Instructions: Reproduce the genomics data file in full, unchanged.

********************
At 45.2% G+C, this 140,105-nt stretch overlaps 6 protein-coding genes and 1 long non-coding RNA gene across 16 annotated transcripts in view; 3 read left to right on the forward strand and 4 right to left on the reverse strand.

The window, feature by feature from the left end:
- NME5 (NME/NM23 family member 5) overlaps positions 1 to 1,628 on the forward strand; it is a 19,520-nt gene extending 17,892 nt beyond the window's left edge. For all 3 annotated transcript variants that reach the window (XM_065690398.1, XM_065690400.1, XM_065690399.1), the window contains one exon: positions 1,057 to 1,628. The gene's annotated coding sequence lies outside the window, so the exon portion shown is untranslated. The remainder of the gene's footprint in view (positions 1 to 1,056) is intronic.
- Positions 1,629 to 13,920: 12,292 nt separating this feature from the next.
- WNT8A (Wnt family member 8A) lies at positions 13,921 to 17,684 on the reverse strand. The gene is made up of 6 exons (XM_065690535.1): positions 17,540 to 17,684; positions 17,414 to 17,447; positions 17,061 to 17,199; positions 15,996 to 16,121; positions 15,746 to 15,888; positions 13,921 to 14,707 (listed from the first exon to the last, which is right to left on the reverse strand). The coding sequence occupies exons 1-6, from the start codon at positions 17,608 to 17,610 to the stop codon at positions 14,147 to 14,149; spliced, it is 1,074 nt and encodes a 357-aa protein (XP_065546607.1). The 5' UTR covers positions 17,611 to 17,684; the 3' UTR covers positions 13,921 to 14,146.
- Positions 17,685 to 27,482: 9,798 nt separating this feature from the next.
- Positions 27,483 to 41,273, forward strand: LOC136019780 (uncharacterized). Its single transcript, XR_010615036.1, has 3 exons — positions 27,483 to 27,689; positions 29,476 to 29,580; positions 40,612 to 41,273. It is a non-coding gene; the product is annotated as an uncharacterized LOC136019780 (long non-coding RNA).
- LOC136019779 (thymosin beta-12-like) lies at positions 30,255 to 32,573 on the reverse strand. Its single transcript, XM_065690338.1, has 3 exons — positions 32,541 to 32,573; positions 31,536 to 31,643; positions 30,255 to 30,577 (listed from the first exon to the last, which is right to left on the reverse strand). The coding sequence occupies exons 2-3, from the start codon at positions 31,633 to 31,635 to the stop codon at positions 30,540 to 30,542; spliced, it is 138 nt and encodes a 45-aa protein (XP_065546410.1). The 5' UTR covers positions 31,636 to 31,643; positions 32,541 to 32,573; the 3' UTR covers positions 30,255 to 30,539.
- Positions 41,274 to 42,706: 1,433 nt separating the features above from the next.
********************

At 45.2% G+C, this 140,105-nt stretch overlaps 6 protein-coding genes and 1 long non-coding RNA gene across 16 annotated transcripts in view; 3 read left to right on the forward strand and 4 right to left on the reverse strand.

The window, feature by feature from the left end:
- NME5 (NME/NM23 family member 5) overlaps positions 1 to 1,628 on the forward strand; it is a 19,520-nt gene extending 17,892 nt beyond the window's left edge. For all 3 annotated transcript variants that reach the window (XM_065690398.1, XM_065690400.1, XM_065690399.1), the window contains one exon: positions 1,057 to 1,628. The gene's annotated coding sequence lies outside the window, so the exon portion shown is untranslated. The remainder of the gene's footprint in view (positions 1 to 1,056) is intronic.
- Positions 1,629 to 13,920: 12,292 nt separating this feature from the next.
- WNT8A (Wnt family member 8A) lies at positions 13,921 to 17,684 on the reverse strand. The gene is made up of 6 exons (XM_065690535.1): positions 17,540 to 17,684; positions 17,414 to 17,447; positions 17,061 to 17,199; positions 15,996 to 16,121; positions 15,746 to 15,888; positions 13,921 to 14,707 (listed from the first exon to the last, which is right to left on the reverse strand). The coding sequence occupies exons 1-6, from the start codon at positions 17,608 to 17,610 to the stop codon at positions 14,147 to 14,149; spliced, it is 1,074 nt and encodes a 357-aa protein (XP_065546607.1). The 5' UTR covers positions 17,611 to 17,684; the 3' UTR covers positions 13,921 to 14,146.
- Positions 17,685 to 27,482: 9,798 nt separating this feature from the next.
- Positions 27,483 to 41,273, forward strand: LOC136019780 (uncharacterized). Its single transcript, XR_010615036.1, has 3 exons — positions 27,483 to 27,689; positions 29,476 to 29,580; positions 40,612 to 41,273. It is a non-coding gene; the product is annotated as an uncharacterized LOC136019780 (long non-coding RNA).
- LOC136019779 (thymosin beta-12-like) lies at positions 30,255 to 32,573 on the reverse strand. Its single transcript, XM_065690338.1, has 3 exons — positions 32,541 to 32,573; positions 31,536 to 31,643; positions 30,255 to 30,577 (listed from the first exon to the last, which is right to left on the reverse strand). The coding sequence occupies exons 2-3, from the start codon at positions 31,633 to 31,635 to the stop codon at positions 30,540 to 30,542; spliced, it is 138 nt and encodes a 45-aa protein (XP_065546410.1). The 5' UTR covers positions 31,636 to 31,643; positions 32,541 to 32,573; the 3' UTR covers positions 30,255 to 30,539.
- Positions 41,274 to 42,706: 1,433 nt separating the features above from the next.